A properly designed EIGRPv6 domain is easy to configure, converges quickly and if there is a change in the topology it can rapidly re-converge.

This lesson provides a brief summary of some of the basic concepts EIGRPv6. The purpose is to provide a high-level overview. Many of the topics introduced here will be described in more detail in future lessons.

A Brief History

Before EIGRP there was IGP (Interior Gateway Protocol). As networks became more complex, IGP was “enhanced”. Hence the name, Enhanced Interior Gateway Routing Protocol. EIGRP is backwards comparable with IGP.

EIGRP was created by Cisco in 1992 and the full version is proprietary.

In 2016, Cisco made a version with basic functionality available as an open standard to the IETF with RFC 7868. If you want to use EIGRP on a non-Cisco device, be careful that the version of EIGRP available for that device has the features you need.

EIGRP for IPv6 (EIGRPv6) was released in 2017 with RFC 8200.

Overview

Enhanced Interior Gateway Routing Protocol version 6 (EIGRPv6) is an Advanced Distance Vector routing protocol for IPv6 only. Distance Vector Protocols are concerned with “how far” (Distance) a destination is and which direction the next-hop is (Vector). EIGRP is an Advanced Distance Vector Protocol because it has additional features that make it superior to other Distance Vector protocols like RIPng.

EIGRP has a very low demand on network resources such as bandwidth and CPU, especially when compared to Link-State protocols..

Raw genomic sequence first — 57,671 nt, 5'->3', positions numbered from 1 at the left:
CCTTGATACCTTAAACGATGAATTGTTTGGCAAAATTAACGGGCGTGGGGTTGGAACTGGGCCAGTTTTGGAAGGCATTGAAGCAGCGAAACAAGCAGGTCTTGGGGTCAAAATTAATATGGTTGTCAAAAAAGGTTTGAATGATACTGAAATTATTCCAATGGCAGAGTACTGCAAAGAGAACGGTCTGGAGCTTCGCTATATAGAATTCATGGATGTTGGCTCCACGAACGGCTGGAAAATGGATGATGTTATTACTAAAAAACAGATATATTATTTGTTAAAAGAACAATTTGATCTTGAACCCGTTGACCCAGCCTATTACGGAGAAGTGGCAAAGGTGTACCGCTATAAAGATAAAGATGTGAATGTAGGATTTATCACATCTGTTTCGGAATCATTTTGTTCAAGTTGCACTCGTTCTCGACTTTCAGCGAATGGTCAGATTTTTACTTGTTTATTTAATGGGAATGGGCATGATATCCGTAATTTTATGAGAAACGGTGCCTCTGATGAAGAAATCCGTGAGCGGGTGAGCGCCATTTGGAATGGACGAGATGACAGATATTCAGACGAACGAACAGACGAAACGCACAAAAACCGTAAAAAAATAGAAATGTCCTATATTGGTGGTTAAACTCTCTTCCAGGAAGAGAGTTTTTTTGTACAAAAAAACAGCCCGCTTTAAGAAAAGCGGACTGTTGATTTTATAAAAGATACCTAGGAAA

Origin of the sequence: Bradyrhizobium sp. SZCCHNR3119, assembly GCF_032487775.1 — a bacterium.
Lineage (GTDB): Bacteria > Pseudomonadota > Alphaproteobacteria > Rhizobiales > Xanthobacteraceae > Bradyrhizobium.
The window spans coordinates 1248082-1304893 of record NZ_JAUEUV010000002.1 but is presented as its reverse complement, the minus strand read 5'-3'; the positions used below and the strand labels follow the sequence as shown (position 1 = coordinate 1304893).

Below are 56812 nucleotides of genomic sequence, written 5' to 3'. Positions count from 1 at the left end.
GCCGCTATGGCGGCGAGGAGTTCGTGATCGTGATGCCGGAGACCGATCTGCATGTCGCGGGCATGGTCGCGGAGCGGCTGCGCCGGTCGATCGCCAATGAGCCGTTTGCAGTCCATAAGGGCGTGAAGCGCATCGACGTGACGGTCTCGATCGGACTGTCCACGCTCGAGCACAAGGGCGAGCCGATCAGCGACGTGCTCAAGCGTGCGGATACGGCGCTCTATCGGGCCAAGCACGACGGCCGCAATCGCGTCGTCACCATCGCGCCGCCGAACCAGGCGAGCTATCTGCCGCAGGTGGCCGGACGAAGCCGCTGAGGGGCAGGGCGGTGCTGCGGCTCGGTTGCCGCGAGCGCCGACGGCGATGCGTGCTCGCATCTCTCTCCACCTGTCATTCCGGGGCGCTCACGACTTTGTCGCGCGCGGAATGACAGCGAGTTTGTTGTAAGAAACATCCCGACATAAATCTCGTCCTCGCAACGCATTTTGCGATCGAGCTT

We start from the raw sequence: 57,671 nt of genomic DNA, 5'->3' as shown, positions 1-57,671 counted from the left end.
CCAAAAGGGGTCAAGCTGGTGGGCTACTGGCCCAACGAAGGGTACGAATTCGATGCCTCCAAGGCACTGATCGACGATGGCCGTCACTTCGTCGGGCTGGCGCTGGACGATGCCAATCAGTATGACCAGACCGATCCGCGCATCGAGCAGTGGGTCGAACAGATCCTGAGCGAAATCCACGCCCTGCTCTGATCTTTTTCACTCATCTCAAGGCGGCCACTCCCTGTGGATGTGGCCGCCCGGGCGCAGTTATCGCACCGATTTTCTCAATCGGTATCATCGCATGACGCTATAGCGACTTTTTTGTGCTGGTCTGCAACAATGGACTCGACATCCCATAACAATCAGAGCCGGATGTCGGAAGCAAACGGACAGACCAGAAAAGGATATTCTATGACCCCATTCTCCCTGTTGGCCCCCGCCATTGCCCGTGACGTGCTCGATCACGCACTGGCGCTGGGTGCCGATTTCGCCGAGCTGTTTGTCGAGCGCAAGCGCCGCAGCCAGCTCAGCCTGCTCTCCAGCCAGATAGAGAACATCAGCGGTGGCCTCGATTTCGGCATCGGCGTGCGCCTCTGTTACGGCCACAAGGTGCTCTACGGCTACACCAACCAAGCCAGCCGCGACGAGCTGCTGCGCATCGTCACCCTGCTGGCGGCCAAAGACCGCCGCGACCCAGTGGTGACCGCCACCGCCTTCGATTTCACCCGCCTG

One reason for this is that EIGRP will only send full topology information to its EIGRP Neighbors only when the neighborship is initially formed. After that, it will only send partial routing updates to notify neighbors about a change in the topology if a change occurs.

Link-State Protocols like OSPF send full topology information at regular intervals. Because of this, OSPF sends more information more often. CPUs also need to work more to process the additional data on both the sending and receiving devices.

FYI: More reasons for EIGRP's benefits will present themselves in this lesson and future lessons.

EIGRP for IPv4 and IPv6

EIGRP can be run for IPv4 only, IPv6 only and Dual Stack (IPv4 and IPv6 together).

Configuration of Dual Stack is simplified by using the Address Families feature that is available in EIGRP’s Named Mode. Even though IPv4 and IPv6 can both be configured under the same Named Mode router process, they work completely independent of each other.

  • They use separate topology tables.
  • They use separate routing tables.
  • IPv4 routes can only be communicated via IPv4 and IPv6 routes can only be communicated via IPv6. (This is different than OSPFv3 that can advertise IPv4 over IPv6.)

Distance Vector and EIGRP

Distance Vector protocols are much faster than Link-state protocols.

One reason for this is because Distance Vector protocols only need to know “how far” and the next-hop for a destination. Link-state protocols, for example, require devices to re-calculate the entire topology because each device needs to choose routes from its own "map" of the entire routing protocol's domain.

Distance

Distance refers to the metric used to determine the cost to a destination.

There are two types of Distance:

  1. Reported Distance - The metric for a route advertised by the next hop neighbor(s). (The Reported Distance is also sometimes called the Advertised Distance.)

Reported Distance Topology
Reported Distance

In the above example, the Distance is measured from the source router's next-hop to the destination network.

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